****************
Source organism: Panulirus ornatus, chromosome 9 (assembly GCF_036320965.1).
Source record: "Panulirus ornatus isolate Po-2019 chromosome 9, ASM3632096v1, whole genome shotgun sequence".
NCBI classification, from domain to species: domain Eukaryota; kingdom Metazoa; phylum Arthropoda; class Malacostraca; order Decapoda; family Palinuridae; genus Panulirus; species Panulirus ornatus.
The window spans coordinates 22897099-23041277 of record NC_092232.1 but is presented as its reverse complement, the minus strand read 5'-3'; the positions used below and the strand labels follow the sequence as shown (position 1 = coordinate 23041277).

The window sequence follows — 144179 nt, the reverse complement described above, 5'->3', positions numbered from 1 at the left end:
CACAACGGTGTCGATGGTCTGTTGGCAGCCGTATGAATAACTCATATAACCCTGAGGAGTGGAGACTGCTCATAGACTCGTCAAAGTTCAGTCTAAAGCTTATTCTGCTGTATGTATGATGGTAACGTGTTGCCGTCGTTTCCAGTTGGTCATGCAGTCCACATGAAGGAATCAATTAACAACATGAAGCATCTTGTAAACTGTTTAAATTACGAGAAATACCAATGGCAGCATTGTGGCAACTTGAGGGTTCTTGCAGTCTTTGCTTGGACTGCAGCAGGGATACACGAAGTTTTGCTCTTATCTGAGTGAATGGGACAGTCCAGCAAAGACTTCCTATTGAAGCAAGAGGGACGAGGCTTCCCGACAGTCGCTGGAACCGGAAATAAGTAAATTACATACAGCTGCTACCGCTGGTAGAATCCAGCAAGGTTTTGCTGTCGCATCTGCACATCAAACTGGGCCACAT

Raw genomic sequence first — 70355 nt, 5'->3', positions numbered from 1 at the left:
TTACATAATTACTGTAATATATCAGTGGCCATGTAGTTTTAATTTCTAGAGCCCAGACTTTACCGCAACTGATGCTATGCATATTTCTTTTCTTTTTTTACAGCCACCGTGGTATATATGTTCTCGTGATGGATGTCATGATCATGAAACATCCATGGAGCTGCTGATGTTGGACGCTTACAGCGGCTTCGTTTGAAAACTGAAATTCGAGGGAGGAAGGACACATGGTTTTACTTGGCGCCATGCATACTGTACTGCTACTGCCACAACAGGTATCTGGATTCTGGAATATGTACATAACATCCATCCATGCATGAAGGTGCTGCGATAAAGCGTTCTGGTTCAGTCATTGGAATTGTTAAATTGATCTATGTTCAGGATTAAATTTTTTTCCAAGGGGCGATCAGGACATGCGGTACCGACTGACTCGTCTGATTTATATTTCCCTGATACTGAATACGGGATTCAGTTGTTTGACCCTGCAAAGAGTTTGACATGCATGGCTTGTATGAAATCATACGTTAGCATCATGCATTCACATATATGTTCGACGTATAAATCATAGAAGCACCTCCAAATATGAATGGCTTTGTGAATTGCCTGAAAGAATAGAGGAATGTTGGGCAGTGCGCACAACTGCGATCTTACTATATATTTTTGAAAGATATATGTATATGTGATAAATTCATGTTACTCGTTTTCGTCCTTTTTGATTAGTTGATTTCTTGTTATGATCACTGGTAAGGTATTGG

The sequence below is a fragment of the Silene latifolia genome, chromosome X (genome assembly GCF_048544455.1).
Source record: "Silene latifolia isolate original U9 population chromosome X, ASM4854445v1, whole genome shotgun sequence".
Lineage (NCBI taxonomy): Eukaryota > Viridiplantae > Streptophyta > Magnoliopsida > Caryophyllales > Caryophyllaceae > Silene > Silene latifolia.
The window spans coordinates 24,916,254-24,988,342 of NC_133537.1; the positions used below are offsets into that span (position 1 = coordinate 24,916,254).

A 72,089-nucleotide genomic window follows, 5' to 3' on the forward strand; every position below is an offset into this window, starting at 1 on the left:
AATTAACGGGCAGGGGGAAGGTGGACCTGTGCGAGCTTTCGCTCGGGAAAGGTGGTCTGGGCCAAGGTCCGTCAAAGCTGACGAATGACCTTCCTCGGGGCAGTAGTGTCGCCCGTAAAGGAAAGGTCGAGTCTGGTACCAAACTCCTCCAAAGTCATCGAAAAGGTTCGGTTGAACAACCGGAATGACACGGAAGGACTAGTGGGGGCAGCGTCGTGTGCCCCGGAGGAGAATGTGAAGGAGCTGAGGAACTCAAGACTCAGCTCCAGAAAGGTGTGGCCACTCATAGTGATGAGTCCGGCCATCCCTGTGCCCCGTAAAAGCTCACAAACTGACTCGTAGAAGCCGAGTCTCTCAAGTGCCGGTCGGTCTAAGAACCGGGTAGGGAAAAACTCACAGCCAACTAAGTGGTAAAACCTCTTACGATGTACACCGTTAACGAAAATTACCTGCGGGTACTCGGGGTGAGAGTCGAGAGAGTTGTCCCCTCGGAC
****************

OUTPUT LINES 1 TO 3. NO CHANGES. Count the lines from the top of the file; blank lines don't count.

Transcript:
Source organism: Panulirus ornatus, chromosome 9 (assembly GCF_036320965.1).
Source record: "Panulirus ornatus isolate Po-2019 chromosome 9, ASM3632096v1, whole genome shotgun sequence".
NCBI classification, from domain to species: domain Eukaryota; kingdom Metazoa; phylum Arthropoda; class Malacostraca; order Decapoda; family Palinuridae; genus Panulirus; species Panulirus ornatus.